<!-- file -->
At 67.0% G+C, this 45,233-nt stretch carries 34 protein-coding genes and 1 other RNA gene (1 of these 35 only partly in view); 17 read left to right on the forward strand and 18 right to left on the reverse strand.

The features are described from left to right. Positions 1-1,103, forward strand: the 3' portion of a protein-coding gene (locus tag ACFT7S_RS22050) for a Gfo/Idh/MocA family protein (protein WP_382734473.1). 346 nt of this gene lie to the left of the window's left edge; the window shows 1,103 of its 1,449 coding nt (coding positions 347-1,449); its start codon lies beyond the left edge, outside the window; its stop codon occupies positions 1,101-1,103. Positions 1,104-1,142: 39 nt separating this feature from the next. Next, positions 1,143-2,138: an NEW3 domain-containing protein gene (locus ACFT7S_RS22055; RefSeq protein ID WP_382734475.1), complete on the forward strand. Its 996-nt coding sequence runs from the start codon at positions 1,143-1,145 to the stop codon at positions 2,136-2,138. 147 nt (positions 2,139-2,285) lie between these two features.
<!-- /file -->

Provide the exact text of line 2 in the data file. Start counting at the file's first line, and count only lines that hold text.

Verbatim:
The features are described from left to right. Positions 1-1,103, forward strand: the 3' portion of a protein-coding gene (locus tag ACFT7S_RS22050) for a Gfo/Idh/MocA family protein (protein WP_382734473.1). 346 nt of this gene lie to the left of the window's left edge; the window shows 1,103 of its 1,449 coding nt (coding positions 347-1,449); its start codon lies beyond the left edge, outside the window; its stop codon occupies positions 1,101-1,103. Positions 1,104-1,142: 39 nt separating this feature from the next. Next, positions 1,143-2,138: an NEW3 domain-containing protein gene (locus ACFT7S_RS22055; RefSeq protein ID WP_382734475.1), complete on the forward strand. Its 996-nt coding sequence runs from the start codon at positions 1,143-1,145 to the stop codon at positions 2,136-2,138. 147 nt (positions 2,139-2,285) lie between these two features.